In 1652 Bridget married another of her father’s generals, Charles Fleetwood, who would later become Lord Deputy of Ireland, then Cromwell’s Lieutenant General, with, as previously mentioned, Henry Cromwell taking over Fleetwood’s position in Ireland. Bridget and Henry Ireton had a daughter, Jane, and with Fleetwood two sons and a daughter.
It can only be imagined what the Cromwell home in Drury Lane must have been like when Cromwell’s sons and daughters, and their children came to visit, plus the many servants, and the dogs, and the ever present secretaries. Oliver Cromwell would have loved it.
And as Buchan writes:
“ He was doing his Lord’s work, with no shadow of a doubt, and, though death was ever at his elbow, death was only a messenger to summon him to his reward. Having no fears he was merciful; he was tender with the puzzled Clubmen [local Royalist defense vigilantes], and gentle to vanquished enemies [the Scots at Worcester were disarmed and sent home]. His humanity, too, was notable, for he mixed on familiar terms with all, and could be a merry companion, a lover of horse-play and rough jests and free speech, which scandalized the prudish. ‘ He was naturally of such a vivacity, hilarity and alacrity, ‘ Richard Baxter [17th century poet and Puritan church leader]wrote, ‘ as another man is when he hath drunken a cup of wine too much.’ Had not the Son of Man come eating and drinking?”
As if trying to pull back slightly on the vivacity, John Buchan, quickly reminds us that religion dominated every aspect of Cromwell’s life, with Scripture and the Psalms, like good wine, guiding all his actions, either in parliament, or on the battlefield, or in the decisions he might very well have to make with regard the dishonest and deceitful king when the time came. Honesty must now be the rule of the day more than ever before, as Buchan applauds:
“ The style of the letters during these years is for the most part brisk, emphatic and soldierly. To the men of his faith, who had small literary knowledge behind them, the words of scripture were the only means of expressing either strong emotion or some high conception of policy. The language of Zion was soon to become a bleak conventional jargon, but it is fair to recognize that it was originally used by simple men for the reason that they could not otherwise express thoughts beyond their daily compass. When Oliver writes about supplies or pay or marching orders his style is the plain and forthright one of the fenland squire. But when he is concerned with deeper things, it becomes interpenetrated with Scriptural rhythms. Now and then he had to deal with profundities, for, as the campaign drew to a close [in 1646], even his unspeculative mind was forced to read from it certain lessons. He saw the fruits of victory in danger of being wasted, and the liberty he had fought for narrowed into a ritualism not less harsh than that which he had shattered.”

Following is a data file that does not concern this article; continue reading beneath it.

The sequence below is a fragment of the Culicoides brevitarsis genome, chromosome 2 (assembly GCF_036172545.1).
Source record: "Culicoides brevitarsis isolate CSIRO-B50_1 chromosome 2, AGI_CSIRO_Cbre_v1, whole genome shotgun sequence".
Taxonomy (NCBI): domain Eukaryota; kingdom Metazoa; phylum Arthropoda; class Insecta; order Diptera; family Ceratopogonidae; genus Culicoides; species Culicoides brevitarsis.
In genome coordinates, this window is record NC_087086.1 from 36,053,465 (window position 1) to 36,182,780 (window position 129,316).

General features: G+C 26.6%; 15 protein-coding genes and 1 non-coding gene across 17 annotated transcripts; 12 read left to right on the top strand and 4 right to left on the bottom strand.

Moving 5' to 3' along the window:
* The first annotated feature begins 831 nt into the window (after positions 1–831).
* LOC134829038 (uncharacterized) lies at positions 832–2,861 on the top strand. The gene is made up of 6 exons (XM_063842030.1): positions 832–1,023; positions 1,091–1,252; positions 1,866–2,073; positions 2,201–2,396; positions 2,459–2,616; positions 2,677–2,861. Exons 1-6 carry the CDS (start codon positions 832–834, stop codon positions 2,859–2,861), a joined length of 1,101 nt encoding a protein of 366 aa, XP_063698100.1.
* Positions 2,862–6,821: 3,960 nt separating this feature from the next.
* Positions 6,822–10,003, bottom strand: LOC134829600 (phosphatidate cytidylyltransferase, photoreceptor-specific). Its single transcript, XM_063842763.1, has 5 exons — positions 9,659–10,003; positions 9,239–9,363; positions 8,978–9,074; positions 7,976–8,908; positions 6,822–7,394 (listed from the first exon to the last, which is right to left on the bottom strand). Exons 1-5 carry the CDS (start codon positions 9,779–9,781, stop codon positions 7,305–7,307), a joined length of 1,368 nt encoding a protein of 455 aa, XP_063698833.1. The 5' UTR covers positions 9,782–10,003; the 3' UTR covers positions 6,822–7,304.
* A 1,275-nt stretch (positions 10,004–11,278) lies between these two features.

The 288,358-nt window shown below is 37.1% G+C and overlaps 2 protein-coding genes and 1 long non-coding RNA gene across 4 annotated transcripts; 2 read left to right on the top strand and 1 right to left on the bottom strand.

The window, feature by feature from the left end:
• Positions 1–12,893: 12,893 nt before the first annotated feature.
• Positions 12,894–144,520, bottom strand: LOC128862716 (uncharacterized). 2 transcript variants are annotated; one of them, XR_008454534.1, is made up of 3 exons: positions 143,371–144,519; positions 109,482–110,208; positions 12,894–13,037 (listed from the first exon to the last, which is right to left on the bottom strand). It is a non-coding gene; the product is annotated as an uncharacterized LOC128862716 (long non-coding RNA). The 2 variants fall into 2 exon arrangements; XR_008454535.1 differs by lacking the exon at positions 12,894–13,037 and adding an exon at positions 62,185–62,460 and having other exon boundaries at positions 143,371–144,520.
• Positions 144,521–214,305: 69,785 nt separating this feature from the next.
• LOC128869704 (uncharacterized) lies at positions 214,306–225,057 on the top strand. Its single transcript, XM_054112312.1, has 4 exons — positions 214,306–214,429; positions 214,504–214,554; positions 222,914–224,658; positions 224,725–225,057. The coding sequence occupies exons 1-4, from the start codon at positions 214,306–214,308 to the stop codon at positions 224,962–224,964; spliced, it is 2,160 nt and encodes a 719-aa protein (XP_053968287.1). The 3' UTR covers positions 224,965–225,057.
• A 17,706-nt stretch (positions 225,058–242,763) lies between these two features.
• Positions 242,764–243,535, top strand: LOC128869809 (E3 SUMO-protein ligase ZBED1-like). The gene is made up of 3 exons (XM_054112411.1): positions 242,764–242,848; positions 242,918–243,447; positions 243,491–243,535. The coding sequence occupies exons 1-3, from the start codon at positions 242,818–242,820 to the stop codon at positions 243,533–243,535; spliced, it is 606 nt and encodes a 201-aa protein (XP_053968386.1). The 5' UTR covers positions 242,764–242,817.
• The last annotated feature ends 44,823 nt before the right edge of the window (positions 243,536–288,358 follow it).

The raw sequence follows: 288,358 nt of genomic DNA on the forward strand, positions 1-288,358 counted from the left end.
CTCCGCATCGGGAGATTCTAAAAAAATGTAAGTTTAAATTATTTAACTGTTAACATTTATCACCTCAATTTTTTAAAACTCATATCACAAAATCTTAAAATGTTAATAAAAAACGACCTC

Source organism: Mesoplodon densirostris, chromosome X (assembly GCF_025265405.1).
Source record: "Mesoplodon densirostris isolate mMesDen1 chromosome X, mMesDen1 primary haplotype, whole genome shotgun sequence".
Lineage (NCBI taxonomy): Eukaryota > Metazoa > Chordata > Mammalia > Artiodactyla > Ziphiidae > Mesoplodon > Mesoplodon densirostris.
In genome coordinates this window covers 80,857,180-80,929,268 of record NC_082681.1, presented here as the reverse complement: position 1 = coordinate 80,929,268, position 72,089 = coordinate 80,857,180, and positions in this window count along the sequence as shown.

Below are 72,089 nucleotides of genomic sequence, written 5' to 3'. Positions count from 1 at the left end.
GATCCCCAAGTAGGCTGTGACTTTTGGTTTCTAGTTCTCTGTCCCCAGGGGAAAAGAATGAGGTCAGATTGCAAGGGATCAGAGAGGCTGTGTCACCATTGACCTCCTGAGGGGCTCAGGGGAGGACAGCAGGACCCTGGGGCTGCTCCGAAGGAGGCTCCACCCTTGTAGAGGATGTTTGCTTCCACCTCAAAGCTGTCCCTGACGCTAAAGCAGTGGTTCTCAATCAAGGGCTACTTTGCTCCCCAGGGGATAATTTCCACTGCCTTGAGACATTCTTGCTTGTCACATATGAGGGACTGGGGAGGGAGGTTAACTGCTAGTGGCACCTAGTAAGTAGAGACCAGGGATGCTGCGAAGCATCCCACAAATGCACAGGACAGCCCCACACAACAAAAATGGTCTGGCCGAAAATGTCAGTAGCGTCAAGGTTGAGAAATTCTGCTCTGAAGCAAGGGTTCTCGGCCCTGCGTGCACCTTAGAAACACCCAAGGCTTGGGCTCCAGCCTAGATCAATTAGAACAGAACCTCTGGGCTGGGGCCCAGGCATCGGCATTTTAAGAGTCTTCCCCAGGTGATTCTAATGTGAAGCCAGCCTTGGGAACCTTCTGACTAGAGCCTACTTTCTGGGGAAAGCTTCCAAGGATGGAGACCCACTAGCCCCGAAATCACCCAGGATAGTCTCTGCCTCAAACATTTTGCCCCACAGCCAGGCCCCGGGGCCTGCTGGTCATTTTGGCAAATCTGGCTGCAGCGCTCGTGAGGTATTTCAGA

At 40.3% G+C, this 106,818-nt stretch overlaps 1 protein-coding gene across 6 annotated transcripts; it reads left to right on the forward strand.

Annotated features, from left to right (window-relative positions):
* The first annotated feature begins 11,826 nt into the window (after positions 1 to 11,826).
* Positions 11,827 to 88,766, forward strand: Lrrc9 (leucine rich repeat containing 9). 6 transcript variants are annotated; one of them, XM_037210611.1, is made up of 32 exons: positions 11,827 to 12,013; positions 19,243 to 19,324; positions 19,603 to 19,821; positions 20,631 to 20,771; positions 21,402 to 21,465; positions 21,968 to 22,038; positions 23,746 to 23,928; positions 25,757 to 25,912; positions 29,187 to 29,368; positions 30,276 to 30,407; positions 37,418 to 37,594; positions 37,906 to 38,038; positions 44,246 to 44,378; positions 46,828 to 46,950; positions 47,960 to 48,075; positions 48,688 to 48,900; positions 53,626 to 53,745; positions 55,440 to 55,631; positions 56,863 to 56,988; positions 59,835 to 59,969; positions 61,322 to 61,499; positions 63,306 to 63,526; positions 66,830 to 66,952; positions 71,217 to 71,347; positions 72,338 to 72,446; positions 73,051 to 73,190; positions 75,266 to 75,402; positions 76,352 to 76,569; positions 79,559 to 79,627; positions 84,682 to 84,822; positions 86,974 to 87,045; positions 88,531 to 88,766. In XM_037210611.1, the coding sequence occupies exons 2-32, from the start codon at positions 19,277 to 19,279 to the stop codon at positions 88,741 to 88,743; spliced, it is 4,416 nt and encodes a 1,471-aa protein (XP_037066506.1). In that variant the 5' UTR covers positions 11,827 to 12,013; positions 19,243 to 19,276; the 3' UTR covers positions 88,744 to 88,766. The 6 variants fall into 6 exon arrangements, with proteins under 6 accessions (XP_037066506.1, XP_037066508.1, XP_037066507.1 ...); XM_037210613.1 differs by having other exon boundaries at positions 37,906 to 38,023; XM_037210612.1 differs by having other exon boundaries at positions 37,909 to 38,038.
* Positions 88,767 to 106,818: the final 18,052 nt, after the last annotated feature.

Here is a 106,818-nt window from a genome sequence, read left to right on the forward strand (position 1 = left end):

Here we have Buchan writing with a hint of the 17th century, where we can hear the very voice of Cromwell addressing his officers and men: that what had been won must not be lost:
“ With a true instinct he [Cromwell] had kept himself in the background aloof from controversies, but once and again he was forced to make his testimony. Popery and Anglicanism of Laud he ruled out as hateful to the Almighty, but within the limits of evangelical Protestantism he would admit no intolerance. In Richard Baxter’s words he was joined to no party but for the liberty of all.”
In a letter after the Battle of Bristol, Cromwell wrote:
Presbyterians, Independents, all had here the same spirit of faith and prayer; the same pretense and answer; they agree here, know no manner of difference; pity it is it should be otherwise anywhere. All that believe have the real unity, which is most glorious because inward and spiritual, in the Body and the Head. As for being united in forms, commonly called uniformity, every Christian will, for peace sake, study and do as far as conscience will permit; and from brethren in things of the mind we look for no comparison but that of light and reason.